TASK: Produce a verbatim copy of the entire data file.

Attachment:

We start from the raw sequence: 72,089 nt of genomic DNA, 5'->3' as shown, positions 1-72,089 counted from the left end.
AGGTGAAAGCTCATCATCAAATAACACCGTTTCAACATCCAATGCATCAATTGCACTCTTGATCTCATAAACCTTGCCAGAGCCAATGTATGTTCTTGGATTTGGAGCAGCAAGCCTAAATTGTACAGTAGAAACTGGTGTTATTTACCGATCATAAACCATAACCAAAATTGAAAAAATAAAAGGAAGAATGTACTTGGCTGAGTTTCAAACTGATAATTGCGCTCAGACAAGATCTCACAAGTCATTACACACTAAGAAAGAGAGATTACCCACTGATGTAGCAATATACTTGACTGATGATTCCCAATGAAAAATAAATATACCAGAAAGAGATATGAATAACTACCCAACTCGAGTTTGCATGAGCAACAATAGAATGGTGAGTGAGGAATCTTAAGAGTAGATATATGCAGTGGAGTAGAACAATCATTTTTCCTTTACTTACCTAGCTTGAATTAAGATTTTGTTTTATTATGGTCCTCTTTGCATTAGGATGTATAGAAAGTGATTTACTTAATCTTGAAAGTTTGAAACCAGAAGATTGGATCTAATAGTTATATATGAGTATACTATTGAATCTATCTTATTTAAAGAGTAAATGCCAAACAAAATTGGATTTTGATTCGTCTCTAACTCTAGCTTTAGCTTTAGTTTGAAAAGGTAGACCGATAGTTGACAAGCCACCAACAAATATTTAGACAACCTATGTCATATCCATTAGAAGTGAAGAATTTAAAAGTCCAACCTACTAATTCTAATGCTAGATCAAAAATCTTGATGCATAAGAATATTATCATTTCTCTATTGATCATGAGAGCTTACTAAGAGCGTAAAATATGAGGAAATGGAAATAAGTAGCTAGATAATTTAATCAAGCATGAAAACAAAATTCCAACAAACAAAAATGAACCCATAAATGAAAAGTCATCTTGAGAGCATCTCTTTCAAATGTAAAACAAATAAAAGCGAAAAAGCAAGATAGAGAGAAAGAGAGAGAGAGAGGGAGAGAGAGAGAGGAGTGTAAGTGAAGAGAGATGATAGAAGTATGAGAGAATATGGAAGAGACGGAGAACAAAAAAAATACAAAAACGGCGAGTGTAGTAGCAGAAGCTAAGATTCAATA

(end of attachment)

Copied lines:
We start from the raw sequence: 72,089 nt of genomic DNA, 5'->3' as shown, positions 1-72,089 counted from the left end.
AGGTGAAAGCTCATCATCAAATAACACCGTTTCAACATCCAATGCATCAATTGCACTCTTGATCTCATAAACCTTGCCAGAGCCAATGTATGTTCTTGGATTTGGAGCAGCAAGCCTAAATTGTACAGTAGAAACTGGTGTTATTTACCGATCATAAACCATAACCAAAATTGAAAAAATAAAAGGAAGAATGTACTTGGCTGAGTTTCAAACTGATAATTGCGCTCAGACAAGATCTCACAAGTCATTACACACTAAGAAAGAGAGATTACCCACTGATGTAGCAATATACTTGACTGATGATTCCCAATGAAAAATAAATATACCAGAAAGAGATATGAATAACTACCCAACTCGAGTTTGCATGAGCAACAATAGAATGGTGAGTGAGGAATCTTAAGAGTAGATATATGCAGTGGAGTAGAACAATCATTTTTCCTTTACTTACCTAGCTTGAATTAAGATTTTGTTTTATTATGGTCCTCTTTGCATTAGGATGTATAGAAAGTGATTTACTTAATCTTGAAAGTTTGAAACCAGAAGATTGGATCTAATAGTTATATATGAGTATACTATTGAATCTATCTTATTTAAAGAGTAAATGCCAAACAAAATTGGATTTTGATTCGTCTCTAACTCTAGCTTTAGCTTTAGTTTGAAAAGGTAGACCGATAGTTGACAAGCCACCAACAAATATTTAGACAACCTATGTCATATCCATTAGAAGTGAAGAATTTAAAAGTCCAACCTACTAATTCTAATGCTAGATCAAAAATCTTGATGCATAAGAATATTATCATTTCTCTATTGATCATGAGAGCTTACTAAGAGCGTAAAATATGAGGAAATGGAAATAAGTAGCTAGATAATTTAATCAAGCATGAAAACAAAATTCCAACAAACAAAAATGAACCCATAAATGAAAAGTCATCTTGAGAGCATCTCTTTCAAATGTAAAACAAATAAAAGCGAAAAAGCAAGATAGAGAGAAAGAGAGAGAGAGAGGGAGAGAGAGAGAGGAGTGTAAGTGAAGAGAGATGATAGAAGTATGAGAGAATATGGAAGAGACGGAGAACAAAAAAAATACAAAAACGGCGAGTGTAGTAGCAGAAGCTAAGATTCAATA